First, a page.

Following the implementation of the Tribunals Court Act 2007 on 6th April 2014, the government has made a number of changes to enforcement via the High Court Enforcement Officers.
Reason for the changes
The changes have been brought about in order to bring into line all the different forms of enforcement via the High Court Enforcement Officers ("HCEO"), being High Court Writs, Council tax, non-domestic rates, rent distress, magistrates warrants and road traffic debts. It also seeks to change the perception of over aggressive bailiff's who overcharge, and to make it easier for all to understand the process, when it happens, and the charging structure.
What has changed and how it affects you
Whilst there are a number of changes, the major changes are covered within this article.
Terminology - the terminology used has changed to make it easier to understand.
- Bailiff's are now known as 'Enforcement Agents' ("EA").
- The Defendant is now referred to as 'The Debtor'.
- The Writ of Fi Fa, which is the document obtained from Court to allow the EA to deal with the matter, has become the 'Writ of Control'.
- Levy and seizure of goods have become 'Taking Control of Goods'.
- Walking Possession Agreements, which is the agreement signed by the debtor when goods are levied upon, is now known as the 'Taking Control of Goods Agreement'.
Notice of Intention - following the Writ of Control being obtained by the HCEO, the EA is no longer able to attend a debtor's property unannounced. Instead, they have to first send a Notice of Intention to the debtor. This Notice gives the debtor 7 clear days written notice before the EA's first attendance at the debtor's property, so it is estimated that this first attendance will be no earlier than 13 days after the Writ of Control is obtained. This Notice allows the debtor to make contact with the EA within this 7 day period to make payment, or alternatively to discuss a repayment arrangement. If payment is agreed at this stage, the Debtor will only be liable to pay the HCEO an additional 'compliance fee' of £75 plus VAT.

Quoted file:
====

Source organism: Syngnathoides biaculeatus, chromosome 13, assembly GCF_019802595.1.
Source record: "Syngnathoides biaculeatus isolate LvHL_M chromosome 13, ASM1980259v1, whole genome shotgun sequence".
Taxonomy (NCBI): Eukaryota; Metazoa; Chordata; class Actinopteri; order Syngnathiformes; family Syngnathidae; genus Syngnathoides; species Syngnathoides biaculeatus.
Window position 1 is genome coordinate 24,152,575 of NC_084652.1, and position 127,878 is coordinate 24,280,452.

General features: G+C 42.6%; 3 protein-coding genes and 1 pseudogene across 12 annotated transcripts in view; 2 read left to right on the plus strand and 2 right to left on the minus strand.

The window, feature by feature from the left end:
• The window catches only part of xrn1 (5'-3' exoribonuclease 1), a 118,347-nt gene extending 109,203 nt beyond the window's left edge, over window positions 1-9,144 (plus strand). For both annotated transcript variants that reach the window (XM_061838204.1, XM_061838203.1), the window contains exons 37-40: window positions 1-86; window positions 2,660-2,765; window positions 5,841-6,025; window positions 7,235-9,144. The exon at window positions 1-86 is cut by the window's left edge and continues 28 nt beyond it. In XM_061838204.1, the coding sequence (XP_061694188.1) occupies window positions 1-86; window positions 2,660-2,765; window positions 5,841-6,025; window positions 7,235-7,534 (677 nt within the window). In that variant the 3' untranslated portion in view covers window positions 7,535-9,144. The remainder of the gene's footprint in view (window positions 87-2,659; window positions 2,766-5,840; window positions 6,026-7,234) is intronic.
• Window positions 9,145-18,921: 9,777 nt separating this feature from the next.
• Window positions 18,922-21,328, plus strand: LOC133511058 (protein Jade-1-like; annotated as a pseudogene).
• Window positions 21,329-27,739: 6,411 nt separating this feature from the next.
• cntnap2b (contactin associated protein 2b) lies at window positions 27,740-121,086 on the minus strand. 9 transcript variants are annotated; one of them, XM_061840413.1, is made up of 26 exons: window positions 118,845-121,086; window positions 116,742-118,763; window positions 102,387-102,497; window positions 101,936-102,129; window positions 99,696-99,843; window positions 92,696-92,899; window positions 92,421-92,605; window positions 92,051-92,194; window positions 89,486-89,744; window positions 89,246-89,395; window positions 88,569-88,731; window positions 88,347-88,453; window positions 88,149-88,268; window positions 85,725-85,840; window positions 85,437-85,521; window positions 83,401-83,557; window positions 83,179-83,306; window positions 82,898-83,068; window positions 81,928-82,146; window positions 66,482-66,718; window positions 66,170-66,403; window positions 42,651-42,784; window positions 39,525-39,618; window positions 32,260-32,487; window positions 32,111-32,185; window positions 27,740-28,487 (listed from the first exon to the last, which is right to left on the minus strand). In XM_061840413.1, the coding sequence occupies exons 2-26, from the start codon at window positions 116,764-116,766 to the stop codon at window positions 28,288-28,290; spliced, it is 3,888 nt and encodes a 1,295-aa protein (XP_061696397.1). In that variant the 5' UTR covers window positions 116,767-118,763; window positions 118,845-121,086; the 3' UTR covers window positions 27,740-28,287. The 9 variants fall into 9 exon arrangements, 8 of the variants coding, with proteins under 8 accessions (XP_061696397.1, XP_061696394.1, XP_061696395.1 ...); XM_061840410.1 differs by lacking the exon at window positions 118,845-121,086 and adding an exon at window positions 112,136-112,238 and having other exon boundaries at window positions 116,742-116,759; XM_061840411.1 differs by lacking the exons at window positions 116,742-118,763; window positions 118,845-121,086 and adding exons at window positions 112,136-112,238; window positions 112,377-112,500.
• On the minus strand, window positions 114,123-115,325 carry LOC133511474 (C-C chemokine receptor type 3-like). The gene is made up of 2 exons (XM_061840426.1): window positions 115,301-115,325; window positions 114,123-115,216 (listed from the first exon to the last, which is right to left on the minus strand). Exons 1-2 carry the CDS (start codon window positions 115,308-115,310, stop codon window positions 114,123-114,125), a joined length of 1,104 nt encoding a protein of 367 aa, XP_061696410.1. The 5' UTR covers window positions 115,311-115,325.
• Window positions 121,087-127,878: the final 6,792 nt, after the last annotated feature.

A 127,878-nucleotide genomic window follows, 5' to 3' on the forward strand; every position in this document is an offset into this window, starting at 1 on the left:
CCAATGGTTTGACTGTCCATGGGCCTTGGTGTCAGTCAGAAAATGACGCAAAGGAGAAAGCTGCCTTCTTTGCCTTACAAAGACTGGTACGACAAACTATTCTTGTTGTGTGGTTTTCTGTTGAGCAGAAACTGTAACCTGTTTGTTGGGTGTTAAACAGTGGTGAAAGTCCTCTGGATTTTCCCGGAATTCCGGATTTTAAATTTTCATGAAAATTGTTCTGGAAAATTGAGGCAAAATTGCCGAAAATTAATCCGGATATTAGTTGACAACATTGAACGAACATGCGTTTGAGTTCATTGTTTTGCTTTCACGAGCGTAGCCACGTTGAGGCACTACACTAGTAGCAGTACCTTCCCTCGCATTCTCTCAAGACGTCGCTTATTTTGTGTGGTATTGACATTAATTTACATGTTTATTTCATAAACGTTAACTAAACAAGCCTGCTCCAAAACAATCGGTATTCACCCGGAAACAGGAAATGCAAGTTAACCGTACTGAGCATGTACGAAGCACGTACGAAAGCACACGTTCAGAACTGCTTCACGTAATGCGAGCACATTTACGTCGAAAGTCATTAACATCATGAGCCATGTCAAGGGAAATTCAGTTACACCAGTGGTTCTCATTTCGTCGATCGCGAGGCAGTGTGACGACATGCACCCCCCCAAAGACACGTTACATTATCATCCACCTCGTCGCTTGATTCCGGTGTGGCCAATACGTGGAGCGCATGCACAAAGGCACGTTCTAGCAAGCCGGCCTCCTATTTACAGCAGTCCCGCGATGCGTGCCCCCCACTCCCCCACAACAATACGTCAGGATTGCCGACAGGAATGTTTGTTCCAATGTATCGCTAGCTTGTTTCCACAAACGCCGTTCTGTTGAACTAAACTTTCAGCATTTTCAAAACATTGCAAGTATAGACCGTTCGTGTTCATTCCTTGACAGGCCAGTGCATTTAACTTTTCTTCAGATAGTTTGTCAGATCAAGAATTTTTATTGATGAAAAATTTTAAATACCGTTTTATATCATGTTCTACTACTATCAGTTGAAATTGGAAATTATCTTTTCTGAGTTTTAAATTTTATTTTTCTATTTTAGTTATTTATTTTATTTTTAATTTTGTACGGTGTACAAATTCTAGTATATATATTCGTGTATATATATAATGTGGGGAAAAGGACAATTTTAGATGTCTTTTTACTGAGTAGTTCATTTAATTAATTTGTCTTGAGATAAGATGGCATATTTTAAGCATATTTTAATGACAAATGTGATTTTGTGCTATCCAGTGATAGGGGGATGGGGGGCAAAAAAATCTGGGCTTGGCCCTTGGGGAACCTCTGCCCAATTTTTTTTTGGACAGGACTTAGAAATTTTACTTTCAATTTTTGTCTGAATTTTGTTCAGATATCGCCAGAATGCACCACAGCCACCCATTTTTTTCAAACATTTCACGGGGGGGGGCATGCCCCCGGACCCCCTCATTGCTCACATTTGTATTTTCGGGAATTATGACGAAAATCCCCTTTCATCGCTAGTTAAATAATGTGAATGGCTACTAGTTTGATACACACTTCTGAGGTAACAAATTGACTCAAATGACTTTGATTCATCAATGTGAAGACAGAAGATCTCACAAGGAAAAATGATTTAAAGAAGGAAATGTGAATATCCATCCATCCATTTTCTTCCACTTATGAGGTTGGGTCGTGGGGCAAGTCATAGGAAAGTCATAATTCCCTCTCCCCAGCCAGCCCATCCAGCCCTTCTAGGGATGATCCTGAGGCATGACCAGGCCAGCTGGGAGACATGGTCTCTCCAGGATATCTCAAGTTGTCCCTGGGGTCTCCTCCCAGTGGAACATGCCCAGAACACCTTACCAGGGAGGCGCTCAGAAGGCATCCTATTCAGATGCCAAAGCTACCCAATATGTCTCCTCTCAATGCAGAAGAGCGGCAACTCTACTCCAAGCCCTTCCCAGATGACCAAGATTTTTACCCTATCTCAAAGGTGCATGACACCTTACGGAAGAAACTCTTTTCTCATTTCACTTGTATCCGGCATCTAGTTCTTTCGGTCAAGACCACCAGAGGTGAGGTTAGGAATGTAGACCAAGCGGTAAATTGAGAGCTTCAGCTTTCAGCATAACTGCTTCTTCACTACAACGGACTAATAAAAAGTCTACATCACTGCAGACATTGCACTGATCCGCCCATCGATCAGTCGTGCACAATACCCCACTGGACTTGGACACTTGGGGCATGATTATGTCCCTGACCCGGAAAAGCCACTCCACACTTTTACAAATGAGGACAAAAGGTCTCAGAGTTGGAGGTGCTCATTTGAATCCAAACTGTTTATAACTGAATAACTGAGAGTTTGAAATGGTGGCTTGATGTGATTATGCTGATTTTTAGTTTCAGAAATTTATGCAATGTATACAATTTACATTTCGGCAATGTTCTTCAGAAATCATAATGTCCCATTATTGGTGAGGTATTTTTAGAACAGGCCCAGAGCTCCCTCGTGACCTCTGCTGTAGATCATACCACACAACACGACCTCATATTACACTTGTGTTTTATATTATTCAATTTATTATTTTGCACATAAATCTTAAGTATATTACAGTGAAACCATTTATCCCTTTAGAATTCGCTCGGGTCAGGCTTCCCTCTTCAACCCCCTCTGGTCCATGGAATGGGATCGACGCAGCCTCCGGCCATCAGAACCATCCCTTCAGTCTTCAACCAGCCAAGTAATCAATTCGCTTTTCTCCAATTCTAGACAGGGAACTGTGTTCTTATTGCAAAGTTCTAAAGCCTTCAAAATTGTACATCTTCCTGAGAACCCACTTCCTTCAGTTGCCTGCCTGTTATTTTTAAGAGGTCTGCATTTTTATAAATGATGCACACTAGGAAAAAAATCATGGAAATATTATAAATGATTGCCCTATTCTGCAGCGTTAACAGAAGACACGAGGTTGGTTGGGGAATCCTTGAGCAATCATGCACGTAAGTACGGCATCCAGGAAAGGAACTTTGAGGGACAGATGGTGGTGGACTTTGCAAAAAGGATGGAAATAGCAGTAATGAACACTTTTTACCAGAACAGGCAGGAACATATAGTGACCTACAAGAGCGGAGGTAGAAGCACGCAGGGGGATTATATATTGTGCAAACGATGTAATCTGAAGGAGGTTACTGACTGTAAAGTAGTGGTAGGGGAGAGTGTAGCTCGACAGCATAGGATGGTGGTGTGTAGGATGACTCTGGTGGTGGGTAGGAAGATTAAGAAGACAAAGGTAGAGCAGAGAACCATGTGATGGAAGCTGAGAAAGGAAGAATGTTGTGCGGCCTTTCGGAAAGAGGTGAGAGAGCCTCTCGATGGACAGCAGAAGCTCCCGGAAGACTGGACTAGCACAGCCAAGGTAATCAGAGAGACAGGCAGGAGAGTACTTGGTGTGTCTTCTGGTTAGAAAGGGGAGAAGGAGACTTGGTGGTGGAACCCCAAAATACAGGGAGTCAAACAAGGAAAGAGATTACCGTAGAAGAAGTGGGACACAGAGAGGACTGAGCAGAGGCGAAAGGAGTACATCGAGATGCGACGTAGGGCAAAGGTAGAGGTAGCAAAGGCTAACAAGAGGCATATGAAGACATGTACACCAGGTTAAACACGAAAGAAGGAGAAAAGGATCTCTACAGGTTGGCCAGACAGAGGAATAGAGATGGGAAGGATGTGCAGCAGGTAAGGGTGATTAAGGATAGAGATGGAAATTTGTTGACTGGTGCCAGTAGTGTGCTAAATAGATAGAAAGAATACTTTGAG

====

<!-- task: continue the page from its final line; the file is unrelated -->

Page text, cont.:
Right of Entry - the EA's will now be able to attend a Debtor's property 7 days a week, although they are now unable to gain access through an open window.
Tools of Trade - the value of any goods being claimed by the Debtor as being tools of trade has been set to a maximum of £1350.
Third Party Claims - it is now a requirement for a third party to make an application to court claiming ownership of goods, rather than the HCEO on behalf of the Claimant. At the same time, the third party will need to pay the costs of any application, and may also be required to deposit funds equal to the value of the goods with the Court.
Sale of goods - when goods have been removed from a Debtor's property for sale, the HCEO will need to advise of the auctioneers valuations of these goods before going to sale. The HCEO will also then provide a detailed breakdown of the sale proceeds, split by item.
Renewals and Re-issues - previously, a writ would run for a period of 12 months, and irrespective of what happened during the course of this period, it would need to be renewed or re-issued after this 12 month period to remain valid. However, when a Writ of Control is now passed to the HCEO for enforcement, whilst it will still run for the 12 month period, if an arrangement is entered into with the Debtor, the 12 month period will be frozen during the course of the payment arrangement, and will only re-start when attendances are required after the arrangement is defaulted upon.
HCEO's fees - The fees charged to the Debtor by the HCEO have been streamlined, and are now split into three different categories, being Compliance (when paid following Notice of Intention), Enforcement 1 (when paid following just one visit by a EA), and Enforcement 2 (when paid following more than one visit by a EA).
Abortive fee - should the HCEO be unable to recover any monies from the Debtor, the abortive fee charged has increased from £60 plus VAT to £75 plus VAT.